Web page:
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    14oz flannel is not heavy and I'm commissioning some 16oz worsteds

    I live here in Los Angeles and wore this London Lounge Triple Overcheck 14oz flannel throughout our very mild winters and into spring. I have never overheated.

    I also wore it around town in Athens, Greece back in early March where the weather dipped into the 35-50 degrees Fahrenheit range. It provided me with adequate protection outdoors and was a pleasure to wear indoors.

    If anything my experience with 14oz emboldened me to try heavier cloths...stay tuned

    Kudos to FNB for helping my find the skull lining

    [​IMG]
     


  9. edmorel

    edmorel Quality Seller!! Dubiously Honored

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    14oz??? Please, that is not winter weight. I can happilly walk a few miles in 14oz cloth and not break a sweat. 22oz cloth is the entry point for what I consider winter weight, with 26oz being the sweet spot.

    Sator
     


  10. Michael Ay329

    Michael Ay329 Senior member

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    22 to 26oz?????? This is heavy stuff

    Edmorel...you need to stop hanging out with that renegade Sator

    I dare you to find one forum member who has a 22oz suit (and has posted a picture)...not just trousers..

    The London Lounge has a heavyweight suit cloth project and its ONLY 16.5OZ.
     


  11. dopey

    dopey Senior member Dubiously Honored

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    14 oz woolen flannel? I guess even Savile Row tailors have been infected by the SF Groupthink.

    I have a pair of heavyweight (16oz?) woolen flannel trousers and I think they're great for winter. Winter here in Canada may be a little colder than where you are. But I still wear them in the Spring. Around 20 degrees Celsius (68 Fahrenheit) is my personal limit for winter-weight clothes.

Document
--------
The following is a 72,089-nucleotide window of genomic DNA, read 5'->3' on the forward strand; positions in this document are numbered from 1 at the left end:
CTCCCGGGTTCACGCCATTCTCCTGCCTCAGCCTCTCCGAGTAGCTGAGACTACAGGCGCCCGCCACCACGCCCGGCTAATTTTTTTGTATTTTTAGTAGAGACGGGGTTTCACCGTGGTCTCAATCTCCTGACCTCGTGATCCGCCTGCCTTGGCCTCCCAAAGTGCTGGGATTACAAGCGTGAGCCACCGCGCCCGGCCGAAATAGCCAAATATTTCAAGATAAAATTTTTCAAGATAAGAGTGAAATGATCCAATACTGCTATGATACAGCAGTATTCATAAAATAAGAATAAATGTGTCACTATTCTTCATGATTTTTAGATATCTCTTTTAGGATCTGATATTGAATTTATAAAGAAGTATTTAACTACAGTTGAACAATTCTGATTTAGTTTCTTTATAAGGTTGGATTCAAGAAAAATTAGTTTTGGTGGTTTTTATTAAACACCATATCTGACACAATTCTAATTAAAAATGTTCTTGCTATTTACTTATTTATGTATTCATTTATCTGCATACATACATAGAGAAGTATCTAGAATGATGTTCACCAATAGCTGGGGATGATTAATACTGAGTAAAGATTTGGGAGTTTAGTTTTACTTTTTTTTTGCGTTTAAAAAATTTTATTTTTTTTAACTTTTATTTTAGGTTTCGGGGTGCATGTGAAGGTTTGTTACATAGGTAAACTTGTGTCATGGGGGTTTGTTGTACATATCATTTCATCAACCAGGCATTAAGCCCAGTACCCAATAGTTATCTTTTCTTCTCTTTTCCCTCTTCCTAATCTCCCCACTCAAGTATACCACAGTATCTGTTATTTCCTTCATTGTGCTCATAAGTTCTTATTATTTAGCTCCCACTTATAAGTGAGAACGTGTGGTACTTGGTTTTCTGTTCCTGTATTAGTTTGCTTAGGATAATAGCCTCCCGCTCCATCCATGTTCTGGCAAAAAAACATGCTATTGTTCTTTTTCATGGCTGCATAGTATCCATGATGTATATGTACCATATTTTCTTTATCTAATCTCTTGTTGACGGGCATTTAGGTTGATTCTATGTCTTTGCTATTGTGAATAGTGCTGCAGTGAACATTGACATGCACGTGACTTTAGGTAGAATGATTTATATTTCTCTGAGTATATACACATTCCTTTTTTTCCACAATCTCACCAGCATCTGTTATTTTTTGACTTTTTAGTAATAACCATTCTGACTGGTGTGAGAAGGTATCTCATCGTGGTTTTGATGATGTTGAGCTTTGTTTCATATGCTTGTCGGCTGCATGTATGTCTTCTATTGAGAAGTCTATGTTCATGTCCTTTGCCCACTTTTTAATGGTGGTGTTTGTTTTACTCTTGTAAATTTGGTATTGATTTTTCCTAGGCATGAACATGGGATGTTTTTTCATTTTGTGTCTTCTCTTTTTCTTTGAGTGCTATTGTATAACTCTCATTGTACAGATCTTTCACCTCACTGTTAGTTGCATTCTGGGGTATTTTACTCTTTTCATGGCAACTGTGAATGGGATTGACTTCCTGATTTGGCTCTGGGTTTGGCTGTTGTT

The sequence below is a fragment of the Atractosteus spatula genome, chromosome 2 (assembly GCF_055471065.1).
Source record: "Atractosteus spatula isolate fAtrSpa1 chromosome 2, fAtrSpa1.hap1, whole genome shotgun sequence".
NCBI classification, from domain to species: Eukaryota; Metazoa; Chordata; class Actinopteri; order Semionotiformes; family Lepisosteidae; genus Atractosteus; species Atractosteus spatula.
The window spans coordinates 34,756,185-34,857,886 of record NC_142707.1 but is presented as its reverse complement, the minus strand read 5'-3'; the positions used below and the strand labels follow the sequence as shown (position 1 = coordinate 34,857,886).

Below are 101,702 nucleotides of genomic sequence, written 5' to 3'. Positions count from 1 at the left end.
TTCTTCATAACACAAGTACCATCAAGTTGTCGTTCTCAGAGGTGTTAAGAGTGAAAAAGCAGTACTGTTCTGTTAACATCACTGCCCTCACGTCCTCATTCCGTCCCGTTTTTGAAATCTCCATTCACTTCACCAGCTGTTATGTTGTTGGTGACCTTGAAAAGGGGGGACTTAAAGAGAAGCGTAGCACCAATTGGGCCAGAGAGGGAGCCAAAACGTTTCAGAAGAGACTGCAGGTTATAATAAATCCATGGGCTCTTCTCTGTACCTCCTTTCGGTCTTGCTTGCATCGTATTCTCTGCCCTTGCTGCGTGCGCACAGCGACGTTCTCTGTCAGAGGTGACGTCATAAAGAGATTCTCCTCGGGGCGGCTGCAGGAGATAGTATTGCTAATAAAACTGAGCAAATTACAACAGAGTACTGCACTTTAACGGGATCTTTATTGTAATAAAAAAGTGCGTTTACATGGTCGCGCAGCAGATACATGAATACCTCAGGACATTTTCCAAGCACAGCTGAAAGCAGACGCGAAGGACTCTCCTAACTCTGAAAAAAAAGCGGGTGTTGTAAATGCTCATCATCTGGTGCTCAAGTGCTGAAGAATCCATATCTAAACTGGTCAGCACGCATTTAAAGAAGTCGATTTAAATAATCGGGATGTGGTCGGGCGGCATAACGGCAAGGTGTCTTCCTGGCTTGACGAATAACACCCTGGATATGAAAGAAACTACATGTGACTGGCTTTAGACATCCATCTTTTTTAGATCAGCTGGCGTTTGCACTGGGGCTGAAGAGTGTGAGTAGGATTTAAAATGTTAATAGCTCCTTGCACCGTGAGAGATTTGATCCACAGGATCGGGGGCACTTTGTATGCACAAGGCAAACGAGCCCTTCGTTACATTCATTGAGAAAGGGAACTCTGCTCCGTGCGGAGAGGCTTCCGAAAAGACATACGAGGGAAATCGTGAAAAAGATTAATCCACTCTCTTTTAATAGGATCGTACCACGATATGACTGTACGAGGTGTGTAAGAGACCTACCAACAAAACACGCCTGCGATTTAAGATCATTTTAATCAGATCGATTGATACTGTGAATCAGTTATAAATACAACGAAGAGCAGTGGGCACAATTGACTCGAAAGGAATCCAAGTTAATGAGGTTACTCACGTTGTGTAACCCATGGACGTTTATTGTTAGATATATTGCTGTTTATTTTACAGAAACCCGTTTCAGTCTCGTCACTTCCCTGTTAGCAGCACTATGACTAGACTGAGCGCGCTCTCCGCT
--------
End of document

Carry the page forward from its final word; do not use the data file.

14oz flannel is fine for me. I have three suits of it. I don't think I would like 16 oz flannel, but I do have a 16oz worsted to make up.
    On the other hand, I am also happy getting 8 or 9 oz cloth for the summer.
     


  12. Michael Ay329

    Michael Ay329 Senior member

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    I concur with Dopey as to my hesitancy with 16oz flannel. I picked up 3 16oz worsteds in Athens and the LL Heavyweight Brown suit in 16.5oz is a tweed (which I thought tweed doesn't wear as warm as woolen flannel).

    Anyone have a 16oz woolen flannel suit which they can post pics and comments on their experiences with it????
     


  13. lasbar

    lasbar Senior member

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    I will try the 16 ounces because i do think that they have a place in our wardrobes...
    I do also wear Crombie overcoat and they are not the warmest in the world...
    As I do want some flannel , I will start most likely with a 16 ouces especially with the different comments from 14 ounces wearers...
     


  14. countdemoney

    countdemoney Senior member

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    The heavier weights grow on you.
     


  15. StephenHero

    StephenHero Black Floridian

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    I find that heavier suits bring me more peace of mind. I'm always afraid I will rip a hole through finer cloths by doing something stupid.